What you should know about a second VA loan is provided below
You probably already know that you are eligible for certain benefits if you have served in the U.S. military.
The VA loan, which requires no down payment and is one of the most popular, is another. What’s the finest thing about it all? It is reusable multiple times.
Let’s examine how and when to use your VA loan as well as the number of times you are permitted to do so.
As long as they meet certain requirements, qualified veterans and active duty service members are eligible to apply for a VA loan as often as they like.
It is possible to have multiple VA loans open at once, albeit the second loans have distinct restrictions.
Your initial VA loan’s borrowing capacity is unrestricted. Depending on where you live, the second VA loan will have a cap.
Those Eligible for VA Loans:
You must fulfill a number of strict requirements before you can apply for a VA loan. These vary based on how long you served and whether you were in the National Guard, reserves, or active service.
In general, if you started serving after August 2, 1990, and you were on active duty, you must meet one of the following criteria in order to be eligible for a VA loan:
- A minimum of 24 months of continuous service.
- At least 90 days after you were called or given an order to report for duty.
- If you were discharged due to a service-connected disability, less than 90 days
- If you were let go due to a hardship, the government’s convenience, or a force reduction, you must serve at least 90 days.
- You also must have gotten a dishonorable, other-than-honorable, or bad-conduct discharge if you want to be eligible for a VA loan.
How Often Can a VA Loan Be Used?
Which is good news. Veterans and active-duty military personnel can make use of VA loans as often as they like, which is good news.
Each service member is given a certain amount of “entitlement,” so this does not imply that you can retain an infinite number of loans. Your basic entitlement is $36,000. Therefore, if your home loan balance is under $144,000, the VA will ensure that your lender will receive $36,000 in the event of a default.
The VA will cover up to 25% of loans that are larger than this sum. It’s crucial to remember that there are no restrictions on how much you can borrow. The VA won’t place a cap on the size of your loan if you have full entitlement.
You are still eligible to use your VA loan even if you have already done so. To get your full right back, you must have paid off all of your debt and given up ownership of the property.
If you had fully repaid the VA before your home was repossessed, you would still be eligible for your full entitlement.
How to Obtain Another VA Loan
In some circumstances, you can still obtain a VA loan if you already have one. For a second loan, you only need to have the “remaining entitlement”; you don’t need to have all of your entitlement.
There are many circumstances in which you might require a second VA loan. When a military member receives orders to a new station, this is one typical scenario.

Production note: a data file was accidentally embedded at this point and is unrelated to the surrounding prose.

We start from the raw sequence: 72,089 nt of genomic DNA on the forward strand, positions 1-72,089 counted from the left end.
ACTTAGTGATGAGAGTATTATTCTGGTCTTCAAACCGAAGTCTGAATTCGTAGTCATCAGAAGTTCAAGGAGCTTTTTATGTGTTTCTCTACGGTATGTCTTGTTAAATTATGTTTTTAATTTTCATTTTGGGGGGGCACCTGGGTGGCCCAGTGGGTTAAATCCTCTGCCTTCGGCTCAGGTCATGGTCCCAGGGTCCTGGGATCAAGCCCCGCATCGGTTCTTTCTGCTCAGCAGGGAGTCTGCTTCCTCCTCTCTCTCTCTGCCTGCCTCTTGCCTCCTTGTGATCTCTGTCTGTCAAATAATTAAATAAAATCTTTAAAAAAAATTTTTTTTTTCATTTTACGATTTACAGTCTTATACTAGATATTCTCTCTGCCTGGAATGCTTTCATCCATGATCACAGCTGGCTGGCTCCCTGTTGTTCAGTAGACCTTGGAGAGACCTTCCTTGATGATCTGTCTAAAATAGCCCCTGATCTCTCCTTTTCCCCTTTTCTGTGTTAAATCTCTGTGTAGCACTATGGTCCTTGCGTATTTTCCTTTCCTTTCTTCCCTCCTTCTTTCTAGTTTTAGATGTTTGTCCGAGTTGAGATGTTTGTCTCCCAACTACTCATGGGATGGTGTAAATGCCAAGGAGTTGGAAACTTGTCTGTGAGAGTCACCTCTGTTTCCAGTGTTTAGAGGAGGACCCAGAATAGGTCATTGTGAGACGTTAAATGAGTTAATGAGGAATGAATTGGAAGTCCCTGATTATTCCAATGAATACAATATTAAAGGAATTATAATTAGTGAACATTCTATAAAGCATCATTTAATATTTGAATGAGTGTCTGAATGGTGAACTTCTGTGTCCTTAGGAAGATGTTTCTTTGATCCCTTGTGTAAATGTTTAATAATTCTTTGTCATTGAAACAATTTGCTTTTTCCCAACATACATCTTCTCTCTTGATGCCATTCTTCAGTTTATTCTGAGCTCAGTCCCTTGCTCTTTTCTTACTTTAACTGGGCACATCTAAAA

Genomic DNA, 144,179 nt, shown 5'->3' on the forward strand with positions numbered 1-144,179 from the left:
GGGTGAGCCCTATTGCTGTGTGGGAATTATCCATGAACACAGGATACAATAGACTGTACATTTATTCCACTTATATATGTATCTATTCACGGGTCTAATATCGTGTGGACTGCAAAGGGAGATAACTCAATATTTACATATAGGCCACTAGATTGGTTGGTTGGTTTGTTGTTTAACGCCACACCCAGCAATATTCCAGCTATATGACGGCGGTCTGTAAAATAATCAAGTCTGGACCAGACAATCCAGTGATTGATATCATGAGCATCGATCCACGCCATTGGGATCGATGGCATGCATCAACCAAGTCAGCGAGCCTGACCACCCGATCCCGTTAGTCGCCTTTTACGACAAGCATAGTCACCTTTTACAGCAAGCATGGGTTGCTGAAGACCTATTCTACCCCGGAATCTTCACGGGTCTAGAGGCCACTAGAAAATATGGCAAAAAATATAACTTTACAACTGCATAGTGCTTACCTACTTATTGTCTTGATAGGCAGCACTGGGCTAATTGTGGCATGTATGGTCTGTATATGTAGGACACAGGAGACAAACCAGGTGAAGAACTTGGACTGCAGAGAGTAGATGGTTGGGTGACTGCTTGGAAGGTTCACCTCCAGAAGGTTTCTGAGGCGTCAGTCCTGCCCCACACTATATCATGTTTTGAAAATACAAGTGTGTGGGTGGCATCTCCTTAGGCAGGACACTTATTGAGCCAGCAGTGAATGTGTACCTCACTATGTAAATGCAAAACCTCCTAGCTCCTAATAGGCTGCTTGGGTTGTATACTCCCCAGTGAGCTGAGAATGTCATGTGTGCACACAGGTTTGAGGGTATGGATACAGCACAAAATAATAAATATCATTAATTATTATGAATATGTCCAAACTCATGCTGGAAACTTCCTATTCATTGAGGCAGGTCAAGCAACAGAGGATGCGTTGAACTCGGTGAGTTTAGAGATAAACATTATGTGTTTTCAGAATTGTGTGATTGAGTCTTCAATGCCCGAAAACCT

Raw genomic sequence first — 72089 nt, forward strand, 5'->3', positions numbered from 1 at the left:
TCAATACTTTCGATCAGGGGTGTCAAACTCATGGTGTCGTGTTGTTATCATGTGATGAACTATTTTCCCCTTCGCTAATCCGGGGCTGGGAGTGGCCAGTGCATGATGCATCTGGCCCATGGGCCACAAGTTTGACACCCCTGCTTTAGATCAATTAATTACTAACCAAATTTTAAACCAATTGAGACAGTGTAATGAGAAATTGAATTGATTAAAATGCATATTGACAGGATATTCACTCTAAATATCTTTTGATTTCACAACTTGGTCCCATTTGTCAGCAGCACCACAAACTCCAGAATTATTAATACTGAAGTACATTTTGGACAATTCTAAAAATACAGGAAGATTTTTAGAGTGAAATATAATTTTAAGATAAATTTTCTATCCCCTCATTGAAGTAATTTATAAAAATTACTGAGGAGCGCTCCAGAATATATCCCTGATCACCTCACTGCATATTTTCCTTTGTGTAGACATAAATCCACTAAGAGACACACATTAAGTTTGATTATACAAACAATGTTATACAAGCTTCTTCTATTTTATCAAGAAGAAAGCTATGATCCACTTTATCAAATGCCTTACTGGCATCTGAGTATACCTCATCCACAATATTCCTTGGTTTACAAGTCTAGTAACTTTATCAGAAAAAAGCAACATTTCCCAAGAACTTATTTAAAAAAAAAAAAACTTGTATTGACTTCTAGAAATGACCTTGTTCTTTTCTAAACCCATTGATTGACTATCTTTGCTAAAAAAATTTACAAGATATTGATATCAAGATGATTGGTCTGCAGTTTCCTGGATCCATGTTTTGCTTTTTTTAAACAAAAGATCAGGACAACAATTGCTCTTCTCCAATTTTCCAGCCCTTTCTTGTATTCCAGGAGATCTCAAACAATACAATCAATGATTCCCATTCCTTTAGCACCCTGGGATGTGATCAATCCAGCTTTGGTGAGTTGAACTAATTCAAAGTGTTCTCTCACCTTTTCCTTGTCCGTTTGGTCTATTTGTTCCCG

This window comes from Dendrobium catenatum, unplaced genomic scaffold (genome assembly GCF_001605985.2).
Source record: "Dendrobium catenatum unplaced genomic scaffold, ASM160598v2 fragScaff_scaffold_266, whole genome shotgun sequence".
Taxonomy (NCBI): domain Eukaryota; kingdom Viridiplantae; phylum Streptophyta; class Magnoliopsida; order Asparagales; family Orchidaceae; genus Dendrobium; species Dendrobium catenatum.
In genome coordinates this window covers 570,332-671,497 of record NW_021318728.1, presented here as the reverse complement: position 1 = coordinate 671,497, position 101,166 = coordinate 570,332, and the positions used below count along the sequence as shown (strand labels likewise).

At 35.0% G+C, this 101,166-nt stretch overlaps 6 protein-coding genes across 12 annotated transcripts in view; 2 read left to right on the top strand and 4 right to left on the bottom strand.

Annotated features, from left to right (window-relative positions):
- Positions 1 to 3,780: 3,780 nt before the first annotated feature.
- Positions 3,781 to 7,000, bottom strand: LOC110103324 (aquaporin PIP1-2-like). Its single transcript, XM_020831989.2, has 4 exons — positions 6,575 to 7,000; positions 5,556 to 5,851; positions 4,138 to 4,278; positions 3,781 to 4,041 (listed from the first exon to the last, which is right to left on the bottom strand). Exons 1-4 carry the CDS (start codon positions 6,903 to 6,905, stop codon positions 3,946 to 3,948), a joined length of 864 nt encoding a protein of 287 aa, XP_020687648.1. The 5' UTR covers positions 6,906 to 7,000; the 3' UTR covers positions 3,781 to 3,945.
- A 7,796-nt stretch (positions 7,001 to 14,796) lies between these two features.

They intend to buy another home at their new duty station but, for some reason, decide not to sell their current house, which is backed by a VA loan.
Other scenarios include having
- The asset repaid the loan while retaining ownership of the asset.
- Having a foreclosure and failing to repay the debt
- Home refinance using a non-VA loan
The amount you can borrow when using your remaining entitlement is governed by county loan limits. These restrictions, which correspond to those established by the Federal Housing Finance Agency (FHFA), will change depending on the cost of living in each location.
The VA will pay up to 25% of the loan maximum, less any entitlements that have already been spent, or 25% of the county limit, whichever is less. 3
This means that if you live in a low-cost living area and want to buy a costly home, you might have to make your down payment upfront to satisfy your lender’s need for a 25% guarantee.
How to Determine Your Balance
Consider the following scenario: You have previously spent $50,000 of your entitlement and are seeking a $250,000 loan in a county with a $500,000 FHFA loan maximum. You will only be entitled to the lesser of the following:
$50,000 minus $125,000 multiplied by 25% equals $75,000
25% of $250,000 equals $62,500.
- Your remaining eligibility for a second mortgage in this scenario is $62,500 because the second number is less.
- Only residences that cost more than $144,000 are included in this computation of remaining entitlement.
A VA Loan’s Use and When
In a number of circumstances, including the following, a VA loan can be a great choice:
- I refuse to pay a down deposit.
- want to put down money but don’t want to pay the typical 20 percent rate.
- wish to stay away from the private mortgage insurance (PMI) that VA loans do not demand.
Once all VA loans have been repaid in full, is there a cap on the number of times you can use them?
No, you are not limited in how often you can utilize your entitlement. To “restore” your right to the full value of the property and use it again, you must have fully repaid your prior loan(s) and no longer own it. You can then use it once again.
Is it possible to obtain a VA loan more than once?
Although there are requirements, you can obtain a VA loan more than once. You must have fully repaid your prior VA loan and no longer be the owner of the property in order to be eligible for an additional full entitlement loan.
You still have to be eligible for a partial entitlement, and the loan can’t be more than what the FHFA allows for loans in your county.
Can I get another VA loan?
You can indeed have many VA loans open at once. However, how much you can borrow from a second loan will depend on where you live and how much of your entitlement from your first VA loan is still unutilized.